Why is there such a fight to reform the world's most antiquated oil company?
President Nieto has a major fight to reform the antiquated company.
Mexican President, Pena Nieto, has a plan to reform Pemex, the state-run oil giant. Pemex is important as a pillar of the Mexican economy and a symbol of national pride. However, beset with corruption and inefficiency, the company will continue to decline unless something drastic is done about it.
Pemex Gas Station. Nearby protesters are corralled by police in riot gear, underscoring the intensity of the issue for the Mexican people.
The company is not open to foreign investment either. Now, outsiders suggest this could be part of the reason why the company is operating at least 30 years behind the rest of the world. Mexico has vast reserves which cannot be tapped because the technology and infrastructure are lacking.
To get at this additional oil, Nieto and his supporters have suggested opening the company to some kind of foreign investment. However, populists, such as those in the leftist Democratic Revolution Party, or PRD oppose any potential outside influence, or more importantly, the diversion of profits to outside interests.
In a recent national poll, 65 percent responded saying they opposed opening the company to outside investment.
Since the Mexican Constitution declares minerals to belong to the people, a diversion of funds from the oil industry to outside investors would be illegal, so a constitutional amendment would be required, increasing the complexity of reforming the organization.
In addition to being incapable of efficiently exploring and tapping into deeper reserves, Pemex is also fraught with corruption, and indeed, the oil giant is legendary for its corruption and inefficiency.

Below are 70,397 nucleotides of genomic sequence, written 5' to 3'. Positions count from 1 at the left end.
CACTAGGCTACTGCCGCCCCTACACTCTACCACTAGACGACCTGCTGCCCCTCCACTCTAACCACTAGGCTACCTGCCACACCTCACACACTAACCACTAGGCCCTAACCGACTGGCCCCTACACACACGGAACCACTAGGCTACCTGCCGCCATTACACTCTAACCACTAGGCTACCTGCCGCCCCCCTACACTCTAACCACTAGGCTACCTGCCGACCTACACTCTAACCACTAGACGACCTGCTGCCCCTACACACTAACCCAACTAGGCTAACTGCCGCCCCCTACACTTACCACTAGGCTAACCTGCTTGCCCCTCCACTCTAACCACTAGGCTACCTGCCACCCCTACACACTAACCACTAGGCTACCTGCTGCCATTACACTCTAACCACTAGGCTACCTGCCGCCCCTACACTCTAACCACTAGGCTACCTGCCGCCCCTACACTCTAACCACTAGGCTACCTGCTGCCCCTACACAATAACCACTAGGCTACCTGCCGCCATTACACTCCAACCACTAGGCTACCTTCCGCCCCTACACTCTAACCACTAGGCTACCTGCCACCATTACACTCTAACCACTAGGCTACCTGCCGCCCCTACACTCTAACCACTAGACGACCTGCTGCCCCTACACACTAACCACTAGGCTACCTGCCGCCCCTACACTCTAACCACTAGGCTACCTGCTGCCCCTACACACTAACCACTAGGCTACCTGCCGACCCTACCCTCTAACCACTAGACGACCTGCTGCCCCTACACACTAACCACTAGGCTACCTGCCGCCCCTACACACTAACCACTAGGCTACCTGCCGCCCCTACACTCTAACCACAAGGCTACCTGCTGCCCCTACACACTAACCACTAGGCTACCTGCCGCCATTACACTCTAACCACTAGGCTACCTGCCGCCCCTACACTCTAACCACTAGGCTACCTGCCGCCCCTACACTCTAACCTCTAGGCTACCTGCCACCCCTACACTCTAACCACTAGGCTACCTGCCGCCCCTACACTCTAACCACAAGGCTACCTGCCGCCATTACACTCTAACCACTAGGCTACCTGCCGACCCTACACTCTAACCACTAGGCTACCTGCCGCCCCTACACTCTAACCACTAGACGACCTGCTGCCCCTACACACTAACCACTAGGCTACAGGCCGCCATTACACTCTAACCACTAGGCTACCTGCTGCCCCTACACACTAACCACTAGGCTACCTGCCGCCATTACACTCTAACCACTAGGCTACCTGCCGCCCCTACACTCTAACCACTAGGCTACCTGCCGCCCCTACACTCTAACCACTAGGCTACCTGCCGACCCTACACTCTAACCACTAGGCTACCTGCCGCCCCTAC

The company pays generous pensions, is bloated with a union, and routinely pays money and gifts to politicians that range from designer clothes to private jets.
Meanwhile, the company continues its downward slide. By 2020, Mexico is likely to become a net importer of oil, as opposed to an exporter.
So how the ailing and antiquated company should be reformed is a question on the minds of many citizens and politicians, but there are no easy answers.
Opening the company to foreign investment would bring an influx of cash and technological expertise as well as equipment, which would quickly increase production and efficiency. It would restore sagging profits. Outsiders would also expect the company to reform itself internally, and to resolve issues with corruption to ensure that profits flow along with the oil.
Yet, this scenario would involve money leaving Mexico, money which the people claim should be theirs.
Another proposal involves reducing the tax the company pays to the government from 70 percent to something less. This would leave more money available for the company to upgrade equipment and improve itself without the need for foreign cash.
Yet, this would also mean less money for Mexico and the people.
Reforming the company politically, and reducing the power of the labor union which serves it is hardly considered an option with their power too great.
So, Pedro Nieto has a fight on his hands, one he accepted and pledged to make. However, there is no solution that does not include some kind of pain to the Mexican people. Yet it must be realized that the Mexican oil industry is in accelerating decline and will not serve the people much longer without reforms.
So all that remains is for the people to pick their poison - if the powers that be will let them choose at all.
© 2014 - Distributed by THE NEWS CONSORTIUM
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